Today in History:

13 Series I Volume XLVIII-II Serial 102 - Powder River Expedition Part II


should start in time to reach Jauntes' Landing by Tuesday evening. They will take five days' rations and sixty rounds of ammunition. The object is to scour the country between Grand Bayou and Grand River for the purpose of capturing or destroying a gang of whitaker's men, now said to be in that section of country recruiting. A force of 100 men has been ordered to proceed from Bayou Boeuf in small boats to Micheltre's plantation. Care must be taken not to have the two detachments come in collision in Bay Natchez. If it is found impracticable to reach Grand Bayou, Pierre Pass, or Bayou Corn with horses, they will be left under sufficient guard for their protection, the detachment proceeding on foot. If possible, send a guide who is acquainted with the country and the people. If you cannot do this send some one who can speak French, so that information may be had from the inhabitants. You will call the attention of the officer going in command of this detachment to the requirements of General Orders, No. 45, series of 1864, from headquarters Defenses of New Orleans.

Very respectfully, your obedient servant,


Captain and Assistant Adjutant-General.

HEADQUARTERS LA FOURCHE DISTRICT, Thibodeaux, La., April 2, 1865.

Lieutenant Colonel JOHN L. RICE,
Seventy-fifth U. S. Colored Infantry, Bayou Boeuf, La.:

By direction of Brigadier-General Cameron I have ordered two officers, with a detachment of fifty dismounted men from the Sixteenth Indiana Mounted Infantry, to report to you to-morrow for temporary duty. The general directs that you at once start out an expedition of 100 men, 50 from the Sixteenth Indiana, 25 from Company K, Second Louisiana Cavalry, and 25 from the Seventy-fifth U. S. Colored Infantry. These men will move in your small boats on Tuesday morning, April 4, 1865, taking eight days' rations and sixty rounds of ammunition, proceeding from Bayou Boeuf, via Lake Palourde, Grass Lake, and Lake Verret, to Baty Natchez and Grand River to Micheltre's plantation, at the head of Bayou Pigeon. At this point they will meet and communicate with the commanding officer of a gun-boat which will be sent there for the purpose of co-operating with your infantry force. The commanding officer will be instructed to bring away or destroy all flats, small boats, and other means of crossing found in these lakes and bayous, and capture or destroy all gangs of guerrillas or thieves found in that country. Failing to find any of these guns at Bayou Pigeon, he will return with his command, via Grand River, Bell River, Bayou Long, and Bayou Milhomme.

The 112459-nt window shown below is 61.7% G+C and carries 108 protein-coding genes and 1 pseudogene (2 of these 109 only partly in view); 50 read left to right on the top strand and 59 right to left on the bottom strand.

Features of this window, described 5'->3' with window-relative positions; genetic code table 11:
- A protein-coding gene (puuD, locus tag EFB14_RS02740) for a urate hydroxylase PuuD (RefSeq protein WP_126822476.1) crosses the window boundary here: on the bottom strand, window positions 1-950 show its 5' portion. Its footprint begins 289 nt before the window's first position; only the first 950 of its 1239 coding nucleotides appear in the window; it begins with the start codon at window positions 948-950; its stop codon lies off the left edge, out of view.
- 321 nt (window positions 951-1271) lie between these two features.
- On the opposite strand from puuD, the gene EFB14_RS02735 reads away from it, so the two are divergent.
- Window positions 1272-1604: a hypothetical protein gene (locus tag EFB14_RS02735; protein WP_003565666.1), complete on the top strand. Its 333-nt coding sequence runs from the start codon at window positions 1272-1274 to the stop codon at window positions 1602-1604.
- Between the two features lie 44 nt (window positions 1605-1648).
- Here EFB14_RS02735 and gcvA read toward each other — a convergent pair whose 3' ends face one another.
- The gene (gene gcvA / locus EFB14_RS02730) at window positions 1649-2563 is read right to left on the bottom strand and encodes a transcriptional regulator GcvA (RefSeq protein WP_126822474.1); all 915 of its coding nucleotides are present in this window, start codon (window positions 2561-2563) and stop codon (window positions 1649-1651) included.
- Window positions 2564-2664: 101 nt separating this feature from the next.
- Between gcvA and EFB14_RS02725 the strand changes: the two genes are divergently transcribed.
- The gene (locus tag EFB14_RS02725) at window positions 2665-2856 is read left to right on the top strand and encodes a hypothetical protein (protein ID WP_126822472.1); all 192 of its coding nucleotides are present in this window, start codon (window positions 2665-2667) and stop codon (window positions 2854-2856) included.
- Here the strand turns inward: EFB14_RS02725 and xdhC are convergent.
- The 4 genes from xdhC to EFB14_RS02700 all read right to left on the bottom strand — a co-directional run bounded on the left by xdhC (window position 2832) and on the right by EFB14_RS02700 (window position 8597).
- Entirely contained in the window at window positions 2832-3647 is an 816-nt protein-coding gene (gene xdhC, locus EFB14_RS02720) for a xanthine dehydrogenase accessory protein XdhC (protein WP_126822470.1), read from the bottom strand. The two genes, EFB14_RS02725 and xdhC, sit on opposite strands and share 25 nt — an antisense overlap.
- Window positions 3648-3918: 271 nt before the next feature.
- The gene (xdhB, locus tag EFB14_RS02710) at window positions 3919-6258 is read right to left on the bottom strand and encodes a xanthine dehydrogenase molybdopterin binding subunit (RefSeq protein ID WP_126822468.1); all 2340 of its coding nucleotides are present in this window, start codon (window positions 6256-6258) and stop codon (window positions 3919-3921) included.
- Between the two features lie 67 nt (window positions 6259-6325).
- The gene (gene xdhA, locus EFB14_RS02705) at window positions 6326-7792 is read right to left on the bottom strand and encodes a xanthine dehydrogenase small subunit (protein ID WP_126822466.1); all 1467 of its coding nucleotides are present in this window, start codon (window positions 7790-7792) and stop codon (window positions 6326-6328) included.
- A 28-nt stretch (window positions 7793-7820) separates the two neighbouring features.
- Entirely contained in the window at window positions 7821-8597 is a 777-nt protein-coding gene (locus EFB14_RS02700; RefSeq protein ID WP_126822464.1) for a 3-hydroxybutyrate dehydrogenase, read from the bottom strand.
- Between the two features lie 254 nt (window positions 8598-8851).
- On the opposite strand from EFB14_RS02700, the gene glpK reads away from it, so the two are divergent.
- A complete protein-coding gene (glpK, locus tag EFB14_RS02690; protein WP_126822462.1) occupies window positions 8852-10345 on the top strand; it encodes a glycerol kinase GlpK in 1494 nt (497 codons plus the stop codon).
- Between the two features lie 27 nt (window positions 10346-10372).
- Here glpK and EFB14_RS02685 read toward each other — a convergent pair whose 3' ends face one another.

The object of this expedition is to destroy or capture a gang of Whitaker's men, now said to be infesting that section of country for the purpose of recruiting and thieving. Great care must be used by the commanding officer to prevent any surprise or disaster, and every possible effort must be made to accomplish the object of the expedition. The commanding officer will be held strictly accountable for the conduct of the men under his command. Pillaging must not be allowed. His attention is particularly called to General Orders, No. 45, series of 1864, from headquarters Defenses of New Orleans, a copy of which is hereby with inclosed. It is expected you may meet a detachment of cavalry from Donaldsonville at Bay Natchez, but you will not wait for them, but